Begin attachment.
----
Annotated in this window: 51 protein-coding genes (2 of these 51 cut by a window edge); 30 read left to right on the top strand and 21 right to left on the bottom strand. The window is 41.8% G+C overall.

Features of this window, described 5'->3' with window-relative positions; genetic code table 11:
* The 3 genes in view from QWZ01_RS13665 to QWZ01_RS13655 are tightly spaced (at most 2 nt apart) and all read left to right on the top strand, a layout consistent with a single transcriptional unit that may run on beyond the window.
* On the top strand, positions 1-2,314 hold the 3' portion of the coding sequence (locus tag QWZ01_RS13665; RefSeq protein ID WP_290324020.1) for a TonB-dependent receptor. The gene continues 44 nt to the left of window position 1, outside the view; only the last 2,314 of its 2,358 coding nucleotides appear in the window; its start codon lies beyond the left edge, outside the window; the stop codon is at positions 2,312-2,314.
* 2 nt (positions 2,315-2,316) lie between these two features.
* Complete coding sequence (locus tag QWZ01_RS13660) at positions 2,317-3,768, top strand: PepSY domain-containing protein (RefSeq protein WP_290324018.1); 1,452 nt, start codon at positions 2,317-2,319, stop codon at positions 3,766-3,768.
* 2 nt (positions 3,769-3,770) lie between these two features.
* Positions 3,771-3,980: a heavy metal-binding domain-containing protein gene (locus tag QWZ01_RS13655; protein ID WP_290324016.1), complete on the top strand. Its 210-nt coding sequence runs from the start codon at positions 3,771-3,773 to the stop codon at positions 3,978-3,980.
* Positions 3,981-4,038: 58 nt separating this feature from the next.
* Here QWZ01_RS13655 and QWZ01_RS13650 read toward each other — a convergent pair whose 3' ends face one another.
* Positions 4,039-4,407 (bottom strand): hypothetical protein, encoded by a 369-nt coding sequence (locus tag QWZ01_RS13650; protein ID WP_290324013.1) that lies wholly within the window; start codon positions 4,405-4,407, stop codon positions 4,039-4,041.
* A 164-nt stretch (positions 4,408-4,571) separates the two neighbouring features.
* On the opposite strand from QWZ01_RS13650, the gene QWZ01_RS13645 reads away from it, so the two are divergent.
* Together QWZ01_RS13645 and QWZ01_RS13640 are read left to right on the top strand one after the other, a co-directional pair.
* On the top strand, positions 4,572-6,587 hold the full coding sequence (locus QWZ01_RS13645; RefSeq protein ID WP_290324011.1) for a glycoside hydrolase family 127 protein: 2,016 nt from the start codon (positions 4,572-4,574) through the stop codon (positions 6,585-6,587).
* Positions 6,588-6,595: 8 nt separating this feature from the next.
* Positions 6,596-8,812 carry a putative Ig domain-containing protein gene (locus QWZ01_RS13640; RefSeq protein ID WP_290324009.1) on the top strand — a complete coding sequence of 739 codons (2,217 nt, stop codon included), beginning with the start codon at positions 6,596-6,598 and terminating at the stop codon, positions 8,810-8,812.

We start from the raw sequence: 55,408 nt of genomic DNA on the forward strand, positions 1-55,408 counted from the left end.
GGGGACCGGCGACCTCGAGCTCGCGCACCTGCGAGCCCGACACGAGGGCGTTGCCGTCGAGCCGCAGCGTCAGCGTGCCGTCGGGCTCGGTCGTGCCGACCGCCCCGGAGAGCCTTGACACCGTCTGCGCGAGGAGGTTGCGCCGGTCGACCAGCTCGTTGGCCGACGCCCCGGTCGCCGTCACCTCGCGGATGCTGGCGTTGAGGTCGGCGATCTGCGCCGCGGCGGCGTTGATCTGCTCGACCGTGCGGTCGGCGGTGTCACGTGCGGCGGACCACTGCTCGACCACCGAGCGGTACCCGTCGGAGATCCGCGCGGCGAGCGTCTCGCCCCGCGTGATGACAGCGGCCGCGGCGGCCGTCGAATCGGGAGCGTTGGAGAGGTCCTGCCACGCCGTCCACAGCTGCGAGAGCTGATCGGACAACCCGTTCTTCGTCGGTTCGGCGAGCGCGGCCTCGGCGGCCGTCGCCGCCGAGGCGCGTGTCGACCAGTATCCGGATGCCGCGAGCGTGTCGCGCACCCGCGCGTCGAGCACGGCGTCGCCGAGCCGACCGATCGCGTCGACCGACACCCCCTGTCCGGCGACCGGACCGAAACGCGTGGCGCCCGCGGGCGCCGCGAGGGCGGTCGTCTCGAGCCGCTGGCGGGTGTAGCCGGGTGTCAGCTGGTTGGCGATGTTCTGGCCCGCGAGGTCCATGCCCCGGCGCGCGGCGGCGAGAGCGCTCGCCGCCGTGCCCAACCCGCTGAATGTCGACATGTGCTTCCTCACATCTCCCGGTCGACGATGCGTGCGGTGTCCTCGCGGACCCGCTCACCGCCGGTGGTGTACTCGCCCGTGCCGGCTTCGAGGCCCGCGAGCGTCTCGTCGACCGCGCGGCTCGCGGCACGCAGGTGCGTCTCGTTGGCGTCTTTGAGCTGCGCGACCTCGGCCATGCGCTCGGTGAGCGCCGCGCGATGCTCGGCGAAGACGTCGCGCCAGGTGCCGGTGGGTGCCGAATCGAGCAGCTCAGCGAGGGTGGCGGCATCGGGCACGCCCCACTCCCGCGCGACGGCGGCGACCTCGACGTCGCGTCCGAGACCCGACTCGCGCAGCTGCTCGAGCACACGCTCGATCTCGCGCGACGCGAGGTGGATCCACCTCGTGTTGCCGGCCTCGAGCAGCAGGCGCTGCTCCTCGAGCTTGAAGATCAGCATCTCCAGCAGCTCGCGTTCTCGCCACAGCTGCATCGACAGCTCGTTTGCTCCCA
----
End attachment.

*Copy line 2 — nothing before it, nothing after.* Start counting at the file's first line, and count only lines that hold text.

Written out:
Features of this window, described 5'->3' with window-relative positions; genetic code table 11: